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Validation and selection of ODE based systems biology models: how to arrive at more reliable decisions.

Hasdemir D, Hoefsloot HC, Smilde AK - BMC Syst Biol (2015)

Bottom Line: However, drawbacks associated with this approach are usually under-estimated.The hold-out validation strategy leads to biased conclusions, since it can lead to different validation and selection decisions when different partitioning schemes are used.Therefore, it proves to be a promising alternative to the standard hold-out validation strategy.

View Article: PubMed Central - PubMed

Affiliation: Biosystems Data Analysis Group, Swammerdam Institute for Life Sciences, University of Amsterdam, Amsterdam, The Netherlands. D.Hasdemir@uva.nl.

ABSTRACT

Background: Most ordinary differential equation (ODE) based modeling studies in systems biology involve a hold-out validation step for model validation. In this framework a pre-determined part of the data is used as validation data and, therefore it is not used for estimating the parameters of the model. The model is assumed to be validated if the model predictions on the validation dataset show good agreement with the data. Model selection between alternative model structures can also be performed in the same setting, based on the predictive power of the model structures on the validation dataset. However, drawbacks associated with this approach are usually under-estimated.

Results: We have carried out simulations by using a recently published High Osmolarity Glycerol (HOG) pathway from S.cerevisiae to demonstrate these drawbacks. We have shown that it is very important how the data is partitioned and which part of the data is used for validation purposes. The hold-out validation strategy leads to biased conclusions, since it can lead to different validation and selection decisions when different partitioning schemes are used. Furthermore, finding sensible partitioning schemes that would lead to reliable decisions are heavily dependent on the biology and unknown model parameters which turns the problem into a paradox. This brings the need for alternative validation approaches that offer flexible partitioning of the data. For this purpose, we have introduced a stratified random cross-validation (SRCV) approach that successfully overcomes these limitations.

Conclusions: SRCV leads to more stable decisions for both validation and selection which are not biased by underlying biological phenomena. Furthermore, it is less dependent on the specific noise realization in the data. Therefore, it proves to be a promising alternative to the standard hold-out validation strategy.

No MeSH data available.


Related in: MedlinePlus

The pathway topology proposed in [25]. We used this model as our true model and generated data based upon it. The black lines with small arrow tips depict the transition between different species in the model like production, degradation or complex formation. The black lines with open circle tips depict the phosphorylation process by kinases. The lines with open triangle tips show activating regulatory interactions whereas lines with blunt ends show deactivating regulatory interactions. The red colored double arrow denotes the post translational regulation of glycerol production by the active phosphorylated Hog1 protein. We did not consider this regulatory interaction in our simplified model. The dotted ellipses in the upper left hand corner indicate the two different upstream activation routes important in our study. Parts of the pathway whose parameters were affected by the choice of the partitioning scheme were highlighted yellow and gray. We explained the changes in the parameters of those regions in our results section. (Figure adopted from [23])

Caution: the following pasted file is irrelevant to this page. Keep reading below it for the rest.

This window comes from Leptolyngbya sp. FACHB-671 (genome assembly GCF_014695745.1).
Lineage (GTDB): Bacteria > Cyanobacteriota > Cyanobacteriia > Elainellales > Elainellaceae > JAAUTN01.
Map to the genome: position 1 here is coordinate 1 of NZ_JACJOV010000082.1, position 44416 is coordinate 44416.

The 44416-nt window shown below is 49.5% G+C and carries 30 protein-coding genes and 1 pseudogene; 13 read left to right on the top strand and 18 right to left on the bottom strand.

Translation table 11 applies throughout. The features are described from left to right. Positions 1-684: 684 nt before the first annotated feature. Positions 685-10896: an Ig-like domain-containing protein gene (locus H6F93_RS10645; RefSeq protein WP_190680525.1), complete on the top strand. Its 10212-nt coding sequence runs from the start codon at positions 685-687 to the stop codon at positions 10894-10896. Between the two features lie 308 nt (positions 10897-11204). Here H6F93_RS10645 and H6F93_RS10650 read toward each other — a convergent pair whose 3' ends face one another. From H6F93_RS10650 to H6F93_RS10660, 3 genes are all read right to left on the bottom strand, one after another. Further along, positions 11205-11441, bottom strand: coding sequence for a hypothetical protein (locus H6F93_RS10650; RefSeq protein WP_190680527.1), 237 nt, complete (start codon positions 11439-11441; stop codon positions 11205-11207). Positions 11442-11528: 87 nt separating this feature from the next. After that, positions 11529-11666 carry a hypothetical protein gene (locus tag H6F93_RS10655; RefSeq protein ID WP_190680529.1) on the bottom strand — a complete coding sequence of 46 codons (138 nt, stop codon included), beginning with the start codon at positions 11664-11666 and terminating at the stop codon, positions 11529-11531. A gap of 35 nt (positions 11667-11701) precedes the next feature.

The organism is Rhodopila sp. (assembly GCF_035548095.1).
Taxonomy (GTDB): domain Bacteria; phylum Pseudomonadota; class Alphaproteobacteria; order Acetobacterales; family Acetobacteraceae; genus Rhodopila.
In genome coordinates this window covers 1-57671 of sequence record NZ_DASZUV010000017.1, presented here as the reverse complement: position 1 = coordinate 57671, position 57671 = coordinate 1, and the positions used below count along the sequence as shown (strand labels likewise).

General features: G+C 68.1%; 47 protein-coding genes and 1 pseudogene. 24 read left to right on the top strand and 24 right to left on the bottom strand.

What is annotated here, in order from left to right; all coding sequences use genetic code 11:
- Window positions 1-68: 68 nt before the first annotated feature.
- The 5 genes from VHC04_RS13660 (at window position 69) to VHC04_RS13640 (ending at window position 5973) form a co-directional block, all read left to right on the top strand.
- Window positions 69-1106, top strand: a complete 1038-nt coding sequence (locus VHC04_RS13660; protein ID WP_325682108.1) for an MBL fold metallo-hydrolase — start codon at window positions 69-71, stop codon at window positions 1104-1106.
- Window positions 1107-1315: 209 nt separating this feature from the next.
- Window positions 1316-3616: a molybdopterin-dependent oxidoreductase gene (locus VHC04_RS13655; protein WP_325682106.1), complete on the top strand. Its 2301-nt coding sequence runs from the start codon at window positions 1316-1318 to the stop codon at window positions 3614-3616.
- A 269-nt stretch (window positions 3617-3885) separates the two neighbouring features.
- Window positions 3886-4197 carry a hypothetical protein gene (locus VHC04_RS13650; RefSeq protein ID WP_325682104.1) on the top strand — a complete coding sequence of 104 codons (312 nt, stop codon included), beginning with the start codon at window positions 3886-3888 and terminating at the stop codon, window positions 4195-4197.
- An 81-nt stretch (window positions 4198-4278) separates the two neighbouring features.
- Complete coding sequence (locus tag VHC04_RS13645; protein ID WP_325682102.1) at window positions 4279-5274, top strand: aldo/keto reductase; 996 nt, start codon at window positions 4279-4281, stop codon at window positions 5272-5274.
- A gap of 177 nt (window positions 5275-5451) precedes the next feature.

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Fig1: The pathway topology proposed in [25]. We used this model as our true model and generated data based upon it. The black lines with small arrow tips depict the transition between different species in the model like production, degradation or complex formation. The black lines with open circle tips depict the phosphorylation process by kinases. The lines with open triangle tips show activating regulatory interactions whereas lines with blunt ends show deactivating regulatory interactions. The red colored double arrow denotes the post translational regulation of glycerol production by the active phosphorylated Hog1 protein. We did not consider this regulatory interaction in our simplified model. The dotted ellipses in the upper left hand corner indicate the two different upstream activation routes important in our study. Parts of the pathway whose parameters were affected by the choice of the partitioning scheme were highlighted yellow and gray. We explained the changes in the parameters of those regions in our results section. (Figure adopted from [23])

Mentions: We used the high osmolarity glycerol pathway model in S.cerevisiae which was presented as the best approximating model in [25] (see Fig. 1) to generate synthetic data. The model is available in Biomodels Database [26] with the accession number MODEL1209110001. The readers are referred to the original paper for the details of the model structure.Fig. 1